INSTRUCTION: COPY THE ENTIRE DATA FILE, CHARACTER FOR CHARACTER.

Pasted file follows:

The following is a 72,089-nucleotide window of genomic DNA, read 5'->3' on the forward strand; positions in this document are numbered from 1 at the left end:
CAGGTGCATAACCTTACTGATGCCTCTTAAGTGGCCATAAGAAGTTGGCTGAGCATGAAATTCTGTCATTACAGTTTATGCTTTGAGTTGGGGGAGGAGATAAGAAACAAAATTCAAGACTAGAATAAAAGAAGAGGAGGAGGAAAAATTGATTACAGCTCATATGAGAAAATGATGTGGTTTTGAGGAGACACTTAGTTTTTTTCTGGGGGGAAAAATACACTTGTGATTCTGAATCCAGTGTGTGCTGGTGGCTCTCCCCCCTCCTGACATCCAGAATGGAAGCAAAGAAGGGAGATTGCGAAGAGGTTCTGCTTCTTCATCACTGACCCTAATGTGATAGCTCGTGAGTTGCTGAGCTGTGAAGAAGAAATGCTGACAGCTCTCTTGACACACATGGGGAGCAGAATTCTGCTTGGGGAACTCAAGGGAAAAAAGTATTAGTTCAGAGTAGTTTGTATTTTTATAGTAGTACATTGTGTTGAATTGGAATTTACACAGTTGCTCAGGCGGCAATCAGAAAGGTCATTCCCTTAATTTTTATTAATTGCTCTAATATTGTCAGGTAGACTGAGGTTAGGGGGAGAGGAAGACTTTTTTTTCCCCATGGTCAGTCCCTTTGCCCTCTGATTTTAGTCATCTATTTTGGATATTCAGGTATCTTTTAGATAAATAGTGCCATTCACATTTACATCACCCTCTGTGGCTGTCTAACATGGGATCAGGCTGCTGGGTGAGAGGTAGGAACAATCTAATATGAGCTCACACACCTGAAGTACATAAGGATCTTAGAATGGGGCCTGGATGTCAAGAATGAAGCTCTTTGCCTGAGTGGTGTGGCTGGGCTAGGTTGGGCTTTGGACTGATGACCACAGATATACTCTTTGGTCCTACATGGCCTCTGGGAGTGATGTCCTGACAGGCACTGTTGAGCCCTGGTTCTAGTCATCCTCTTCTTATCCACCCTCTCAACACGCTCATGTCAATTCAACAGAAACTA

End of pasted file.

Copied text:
The following is a 72,089-nucleotide window of genomic DNA, read 5'->3' on the forward strand; positions in this document are numbered from 1 at the left end:
CAGGTGCATAACCTTACTGATGCCTCTTAAGTGGCCATAAGAAGTTGGCTGAGCATGAAATTCTGTCATTACAGTTTATGCTTTGAGTTGGGGGAGGAGATAAGAAACAAAATTCAAGACTAGAATAAAAGAAGAGGAGGAGGAAAAATTGATTACAGCTCATATGAGAAAATGATGTGGTTTTGAGGAGACACTTAGTTTTTTTCTGGGGGGAAAAATACACTTGTGATTCTGAATCCAGTGTGTGCTGGTGGCTCTCCCCCCTCCTGACATCCAGAATGGAAGCAAAGAAGGGAGATTGCGAAGAGGTTCTGCTTCTTCATCACTGACCCTAATGTGATAGCTCGTGAGTTGCTGAGCTGTGAAGAAGAAATGCTGACAGCTCTCTTGACACACATGGGGAGCAGAATTCTGCTTGGGGAACTCAAGGGAAAAAAGTATTAGTTCAGAGTAGTTTGTATTTTTATAGTAGTACATTGTGTTGAATTGGAATTTACACAGTTGCTCAGGCGGCAATCAGAAAGGTCATTCCCTTAATTTTTATTAATTGCTCTAATATTGTCAGGTAGACTGAGGTTAGGGGGAGAGGAAGACTTTTTTTTCCCCATGGTCAGTCCCTTTGCCCTCTGATTTTAGTCATCTATTTTGGATATTCAGGTATCTTTTAGATAAATAGTGCCATTCACATTTACATCACCCTCTGTGGCTGTCTAACATGGGATCAGGCTGCTGGGTGAGAGGTAGGAACAATCTAATATGAGCTCACACACCTGAAGTACATAAGGATCTTAGAATGGGGCCTGGATGTCAAGAATGAAGCTCTTTGCCTGAGTGGTGTGGCTGGGCTAGGTTGGGCTTTGGACTGATGACCACAGATATACTCTTTGGTCCTACATGGCCTCTGGGAGTGATGTCCTGACAGGCACTGTTGAGCCCTGGTTCTAGTCATCCTCTTCTTATCCACCCTCTCAACACGCTCATGTCAATTCAACAGAAACTA